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An unexpected structure for pro-myostatin

last modified Jan 16, 2018 10:52 AM

Researchers from Dr Marko Hyvönen’s group, and collaborators at the Department of Molecular Genetics, Biochemistry and Microbiology, University of Cincinnati have published a paper in The EMBO JournalStructure of the human pro-myostatin precursor and determinants of growth factor latency.


18.01.15 Article Hyvönen Article

Cell signalling in the broadest terms is any communication process that governs and coordinates the activities and actions of a cell, including the process by which cells sense and respond to their neighbours and environment. It is this capability of cells perceiving and adapting to their surroundings through signalling that forms the basis of cellular development, tissue repair, immunity and many other essential cellular processes. As such, errors in cell signalling pathways are responsible for numerous diseases; notably cancer, autoimmunity and diabetes. These pathological outcomes of abnormal cell signalling highlight the fundamental importance of signalling regulation for normal biology.

A common method for regulating cell signalling involves cells initially producing signalling proteins in an inactive, or latent form. Activation of the signalling proteins then only occurs where and when a signalling response is required, often through removal (proteolytic cleavage) of an inactivating “off-switch” region (pro-domain) of the protein via an enzyme known as a protease.

Myostatin, a member of the transforming growth factor β (TGF-β) superfamily of signalling proteins and a suppressor of muscle growth, is regulated through this process of proteolytic cleavage. It is first produced inside cells as an inactive precursor (pro-myostatin). Pro-myostatin pairs are then secreted outside of the cell to the extracellular matrix and the pro-domains cleaved off. In this case, however, the cleaved pro-domains remain associated with myostatin, holding it in an inactive state through preventing its binding to receptors. For activation, a second proteolytic cleavage event occurs within the pro-domains, subsequently allowing the mature myostatin to initiate signalling1-6.

As an inhibitor of skeletal muscle growth, there is significant interest in determining the complete molecular mechanism of myostatin activation for public health benefits. Manipulation of myostatin signalling could, for example, be used to increase muscle mass in patients of muscular atrophic disorders such as muscular dystrophy and cancer-associated muscle loss1,7-8However, targeted inhibition of myostatin signalling to promote muscle growth has proved difficult, with a number of potential treatments failing to meet primary clinical endpoints in phase II trials, and no myostatin inhibitors currently approved for clinical use8-10. This is likely due to these inhibitors exerting an unwanted effect on the functions of other TGF-β family members with similar protein structures to mature myostatin, and the narrow time and spatial window during which mature myostatin functions.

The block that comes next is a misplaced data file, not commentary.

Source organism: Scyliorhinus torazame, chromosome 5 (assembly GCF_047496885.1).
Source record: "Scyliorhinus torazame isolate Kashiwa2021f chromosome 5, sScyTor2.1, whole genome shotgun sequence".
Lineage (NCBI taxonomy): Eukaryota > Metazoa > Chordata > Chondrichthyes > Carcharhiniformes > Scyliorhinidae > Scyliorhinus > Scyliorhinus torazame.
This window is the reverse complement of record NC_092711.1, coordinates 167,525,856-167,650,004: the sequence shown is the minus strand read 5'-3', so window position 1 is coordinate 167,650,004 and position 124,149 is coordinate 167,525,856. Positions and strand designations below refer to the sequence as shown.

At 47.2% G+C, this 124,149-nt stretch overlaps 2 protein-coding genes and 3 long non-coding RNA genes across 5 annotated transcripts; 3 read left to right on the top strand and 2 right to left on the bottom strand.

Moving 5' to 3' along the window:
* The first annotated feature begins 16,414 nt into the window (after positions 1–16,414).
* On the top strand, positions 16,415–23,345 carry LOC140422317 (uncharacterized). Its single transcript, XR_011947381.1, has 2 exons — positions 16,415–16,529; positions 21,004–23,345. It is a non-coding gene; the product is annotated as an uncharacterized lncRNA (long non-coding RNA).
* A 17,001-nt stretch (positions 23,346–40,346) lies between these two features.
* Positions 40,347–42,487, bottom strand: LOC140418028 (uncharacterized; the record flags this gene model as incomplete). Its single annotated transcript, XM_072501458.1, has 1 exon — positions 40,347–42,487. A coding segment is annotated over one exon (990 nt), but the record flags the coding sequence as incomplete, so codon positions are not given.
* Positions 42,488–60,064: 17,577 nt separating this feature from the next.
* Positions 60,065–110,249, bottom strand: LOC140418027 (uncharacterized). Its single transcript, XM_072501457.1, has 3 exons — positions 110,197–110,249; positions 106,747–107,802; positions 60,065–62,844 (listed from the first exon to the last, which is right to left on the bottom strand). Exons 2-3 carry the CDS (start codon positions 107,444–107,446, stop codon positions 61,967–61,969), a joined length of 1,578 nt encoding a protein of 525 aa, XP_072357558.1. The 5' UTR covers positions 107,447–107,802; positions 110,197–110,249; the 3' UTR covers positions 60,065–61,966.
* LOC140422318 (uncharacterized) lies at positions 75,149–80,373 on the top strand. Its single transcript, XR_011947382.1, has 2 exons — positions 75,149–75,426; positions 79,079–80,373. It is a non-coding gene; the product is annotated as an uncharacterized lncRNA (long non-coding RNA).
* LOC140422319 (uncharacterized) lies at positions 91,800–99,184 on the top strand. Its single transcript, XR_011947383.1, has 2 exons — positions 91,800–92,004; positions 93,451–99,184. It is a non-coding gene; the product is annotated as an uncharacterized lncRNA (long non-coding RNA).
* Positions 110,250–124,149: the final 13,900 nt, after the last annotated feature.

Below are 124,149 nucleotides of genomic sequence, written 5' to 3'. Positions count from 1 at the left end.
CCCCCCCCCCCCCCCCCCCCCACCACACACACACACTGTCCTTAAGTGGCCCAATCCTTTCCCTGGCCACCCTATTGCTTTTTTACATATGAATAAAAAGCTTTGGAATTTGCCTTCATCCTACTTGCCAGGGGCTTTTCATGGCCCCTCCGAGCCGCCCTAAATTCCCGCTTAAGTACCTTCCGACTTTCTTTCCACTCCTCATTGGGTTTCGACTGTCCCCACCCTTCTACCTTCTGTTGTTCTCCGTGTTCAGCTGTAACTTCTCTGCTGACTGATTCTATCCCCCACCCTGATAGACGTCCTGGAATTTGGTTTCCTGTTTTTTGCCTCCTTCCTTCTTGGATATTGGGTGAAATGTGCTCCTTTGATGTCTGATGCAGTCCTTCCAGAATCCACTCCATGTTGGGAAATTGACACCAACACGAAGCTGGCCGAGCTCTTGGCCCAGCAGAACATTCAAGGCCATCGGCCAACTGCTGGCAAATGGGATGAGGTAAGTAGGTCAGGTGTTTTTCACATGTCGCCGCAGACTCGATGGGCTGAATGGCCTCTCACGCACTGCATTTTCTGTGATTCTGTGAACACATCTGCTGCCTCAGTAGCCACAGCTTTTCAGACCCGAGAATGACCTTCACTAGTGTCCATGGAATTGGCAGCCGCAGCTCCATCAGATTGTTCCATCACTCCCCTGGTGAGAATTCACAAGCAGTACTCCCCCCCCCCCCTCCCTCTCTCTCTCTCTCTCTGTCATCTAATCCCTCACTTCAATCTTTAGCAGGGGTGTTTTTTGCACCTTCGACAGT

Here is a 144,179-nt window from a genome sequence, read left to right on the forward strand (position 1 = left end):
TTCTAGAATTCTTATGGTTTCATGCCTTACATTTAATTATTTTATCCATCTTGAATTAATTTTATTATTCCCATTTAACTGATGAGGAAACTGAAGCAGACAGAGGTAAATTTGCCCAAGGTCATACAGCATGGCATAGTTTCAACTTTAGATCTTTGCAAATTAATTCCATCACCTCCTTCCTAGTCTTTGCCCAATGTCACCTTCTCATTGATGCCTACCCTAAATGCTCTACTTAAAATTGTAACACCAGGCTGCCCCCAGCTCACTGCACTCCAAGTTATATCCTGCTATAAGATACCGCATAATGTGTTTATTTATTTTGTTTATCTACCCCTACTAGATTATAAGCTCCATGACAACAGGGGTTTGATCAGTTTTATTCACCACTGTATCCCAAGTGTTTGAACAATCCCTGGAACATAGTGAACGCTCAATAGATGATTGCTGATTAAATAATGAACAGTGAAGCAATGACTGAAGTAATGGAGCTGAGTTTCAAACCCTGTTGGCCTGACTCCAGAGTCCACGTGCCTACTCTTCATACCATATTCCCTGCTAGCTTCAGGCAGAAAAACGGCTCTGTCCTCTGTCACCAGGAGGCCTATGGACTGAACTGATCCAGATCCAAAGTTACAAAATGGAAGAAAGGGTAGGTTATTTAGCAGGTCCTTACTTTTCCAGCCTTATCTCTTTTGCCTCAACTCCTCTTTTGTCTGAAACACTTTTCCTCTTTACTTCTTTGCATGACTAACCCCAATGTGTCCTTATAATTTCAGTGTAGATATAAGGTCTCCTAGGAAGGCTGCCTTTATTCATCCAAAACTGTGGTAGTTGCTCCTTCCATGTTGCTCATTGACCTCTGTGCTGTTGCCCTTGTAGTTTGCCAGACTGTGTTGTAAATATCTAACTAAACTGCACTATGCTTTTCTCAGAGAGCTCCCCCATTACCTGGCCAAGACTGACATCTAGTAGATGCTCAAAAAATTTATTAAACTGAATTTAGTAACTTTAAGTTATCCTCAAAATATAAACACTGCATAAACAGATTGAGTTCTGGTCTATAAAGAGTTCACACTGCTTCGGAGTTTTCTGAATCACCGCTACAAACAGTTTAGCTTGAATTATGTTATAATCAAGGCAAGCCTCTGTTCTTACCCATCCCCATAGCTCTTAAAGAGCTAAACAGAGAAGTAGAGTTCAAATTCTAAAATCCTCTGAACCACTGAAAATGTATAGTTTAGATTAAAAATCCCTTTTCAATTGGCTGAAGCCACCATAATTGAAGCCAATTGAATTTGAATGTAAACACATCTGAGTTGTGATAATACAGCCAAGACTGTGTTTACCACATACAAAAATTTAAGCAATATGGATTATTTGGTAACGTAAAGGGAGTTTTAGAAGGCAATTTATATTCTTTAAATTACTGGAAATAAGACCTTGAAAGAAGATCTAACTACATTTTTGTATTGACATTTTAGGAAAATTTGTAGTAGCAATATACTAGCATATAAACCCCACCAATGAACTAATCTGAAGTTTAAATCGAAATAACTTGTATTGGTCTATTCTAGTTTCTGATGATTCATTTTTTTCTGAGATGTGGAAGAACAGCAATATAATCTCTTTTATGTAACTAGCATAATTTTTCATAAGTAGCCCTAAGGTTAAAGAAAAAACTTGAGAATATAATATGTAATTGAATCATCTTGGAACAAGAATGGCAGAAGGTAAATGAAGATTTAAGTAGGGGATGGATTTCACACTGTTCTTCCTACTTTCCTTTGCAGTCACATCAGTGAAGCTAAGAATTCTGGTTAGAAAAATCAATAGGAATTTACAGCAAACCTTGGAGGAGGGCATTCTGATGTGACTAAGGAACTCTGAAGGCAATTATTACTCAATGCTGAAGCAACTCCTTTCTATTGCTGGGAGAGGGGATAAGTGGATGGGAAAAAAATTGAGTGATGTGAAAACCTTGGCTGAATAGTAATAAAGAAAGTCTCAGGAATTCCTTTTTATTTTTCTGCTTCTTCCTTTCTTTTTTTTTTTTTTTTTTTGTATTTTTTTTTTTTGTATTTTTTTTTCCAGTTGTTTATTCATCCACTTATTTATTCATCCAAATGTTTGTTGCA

In their new paper, Cotton et alutilise x-ray crystallography to determine the structure of pro-myostatin, finding that it adopts an unexpected ”open-armed” conformation, distinct from the structure of inactive pro-TGF-β. Subsequent analysis of this structure, and accompanying mutagenesis experimentshave allowed identification of a number of key features necessary for myostatin inactivation, and for the process of its controlled activation. In addition to enhancing our understanding of myostatin regulation, the discovery that pro-myostatin has a radically different structure to that of pro-TGF-β provides a basis for development of the next generation of myostatin inhibitors that target the latent form of the protein, and/or its proteolytic cleavageinstead of the mature form. 


The full paper can be read on the EMBO Journal website here.


1McPherron et al., Proc. Natl. Acad. Sci. U.S.A. 94:12457 (1997).

2Lee and McPherron, Proc. Natl. Acad. Sci. U.S.A. 98:9306 (2001).

3Jiang et al., Biochem. Biophys. Res. Commun315:525 (2004).

4Wolfman et al.Proc. Natl. Acad. Sci. U.S.A. 100:15842 (2003).

5Sengle et al., J. Biol. Chem283:13874 (2008).

6Shi et al.Nature 474:343 (2011).

7McPherron et al.Nature 387:83 (1997).

8Smith and Lin, Curr. Opin. Support. Palliat. Care 7:352 (2013).

9Novartis, 2016 Q1 Financial Report (2016).

10Atara Bio, Atara Bio Conference Call in (2015).